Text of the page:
Matti Kovler's monodrama for soprano and chamber ensemble. World premiere of the revised version. The original work has been commissioned by Carnegie Hall, New York for the Golijov/Upshaw Professional Training Workshop, 2009. Recorded live at Boston University.
Starring: Reut Rivka, soprano
Matti Kovler - piano
Diamanda La Berge Dramm - violin,
Sam Gould - viola,
Robyn Cho - clarinet,
Borey Shin - accordion,
Yoni Draiblate - cello,
Jason Coleman - cello,
Kathryn Schulmeister - bass
Michael Roberts - percussion
Sarah Fylak - electronics
Original Text: Janice Silverman Rebibo
Produced by BU Committee for Scripture and the Arts, with the support of BU Humanities Foundation and the Jewish Cultural Endowment at BU.
Here Comes Messiah!
a monodrama for a soprano/actress and chamber ensemble
Composer Matti Kovler first heard the Hassidic chant Peliah, common to both of this evening’s works, from a friend in Jerusalem. She sang him the melody that her grandfather, Rabbi Eliahu Ki Tov had sung to her. Like much of the Hassidic folk repertoire, the musical motto of Peliah reflects the meaning of the text. (An interval of a rising third immediately followed by a descending third corresponds to “If I ascend up to heaven / You are there, if I make my bed in the underworld / You are there.” Psalms 139: 6–8.) This mirroring, in addition to the somewhat strange quality of the melody itself, captured the composer.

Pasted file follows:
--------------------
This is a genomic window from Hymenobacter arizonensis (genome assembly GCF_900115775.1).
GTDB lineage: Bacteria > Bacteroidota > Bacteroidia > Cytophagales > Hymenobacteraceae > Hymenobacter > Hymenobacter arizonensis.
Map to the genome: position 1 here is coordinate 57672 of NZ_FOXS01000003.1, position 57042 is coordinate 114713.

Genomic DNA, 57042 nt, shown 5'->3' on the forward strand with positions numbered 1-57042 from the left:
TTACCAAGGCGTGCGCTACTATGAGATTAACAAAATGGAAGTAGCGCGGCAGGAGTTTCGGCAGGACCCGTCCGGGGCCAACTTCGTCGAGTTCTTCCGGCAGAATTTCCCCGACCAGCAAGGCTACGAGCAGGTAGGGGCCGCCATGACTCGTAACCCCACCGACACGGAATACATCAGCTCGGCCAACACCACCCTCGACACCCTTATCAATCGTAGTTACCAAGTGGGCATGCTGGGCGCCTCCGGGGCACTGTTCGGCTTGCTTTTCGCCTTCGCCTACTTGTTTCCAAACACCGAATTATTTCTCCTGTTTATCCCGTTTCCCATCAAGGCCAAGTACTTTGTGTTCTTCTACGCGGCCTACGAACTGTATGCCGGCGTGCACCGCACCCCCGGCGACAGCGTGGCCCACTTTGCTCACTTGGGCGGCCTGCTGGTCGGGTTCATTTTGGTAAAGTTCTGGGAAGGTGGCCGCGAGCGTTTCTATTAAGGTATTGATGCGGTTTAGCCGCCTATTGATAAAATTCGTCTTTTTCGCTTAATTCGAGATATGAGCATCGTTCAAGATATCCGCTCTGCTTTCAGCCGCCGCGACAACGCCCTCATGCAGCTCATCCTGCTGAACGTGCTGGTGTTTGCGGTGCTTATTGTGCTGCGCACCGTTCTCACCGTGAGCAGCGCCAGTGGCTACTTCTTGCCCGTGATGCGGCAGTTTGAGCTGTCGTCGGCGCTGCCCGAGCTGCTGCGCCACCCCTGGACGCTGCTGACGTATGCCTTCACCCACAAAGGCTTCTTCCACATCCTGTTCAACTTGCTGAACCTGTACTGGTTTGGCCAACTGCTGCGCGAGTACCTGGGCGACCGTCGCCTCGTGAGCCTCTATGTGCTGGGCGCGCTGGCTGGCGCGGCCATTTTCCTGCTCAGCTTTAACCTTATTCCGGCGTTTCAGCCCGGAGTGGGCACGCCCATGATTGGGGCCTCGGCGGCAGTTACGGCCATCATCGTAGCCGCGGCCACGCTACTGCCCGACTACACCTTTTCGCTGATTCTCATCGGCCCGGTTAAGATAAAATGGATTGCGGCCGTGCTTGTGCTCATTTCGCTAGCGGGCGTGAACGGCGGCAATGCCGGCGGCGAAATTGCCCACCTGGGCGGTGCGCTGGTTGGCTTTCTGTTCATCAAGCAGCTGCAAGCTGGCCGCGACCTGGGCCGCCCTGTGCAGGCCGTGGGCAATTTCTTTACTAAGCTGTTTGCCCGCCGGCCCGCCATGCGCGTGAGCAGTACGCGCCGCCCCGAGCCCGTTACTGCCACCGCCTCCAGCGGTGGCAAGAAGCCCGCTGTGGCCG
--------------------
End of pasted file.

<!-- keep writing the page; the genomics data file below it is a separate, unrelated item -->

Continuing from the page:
Here Comes Messiah!, commissioned from Kovler by Carnegie Hall for the 2009 Upshaw/Golijov Workshop, follows a young woman through three stages that culminate in giving birth and oscillate between comedy and revelation. In the hospital soon to give birth, she is accosted by “chattering behind her back”. She insists all is normal and as it should be. In Act 2, she can no longer deny her fate and her fear rises. She attempts to push down her fear with fantasies about her “cotton candy”, her sweet baby, and the niceties for him. A frightening vision of a descending falcon seems to threaten her child (the text builds a gradual allusion to the falcon and other elements in W.B. Yeat’s The Second Coming). Transitioning, both in terms of labor and delivery and into the final Act of the piece, she suffers the acute pain of being chosen and asks the ultimate questions, “Why me? Why my child?”. Act 3 brings her through the monumental throes of this seemingly unattainable childbirth which give over to the wondrous secrets of Peliah.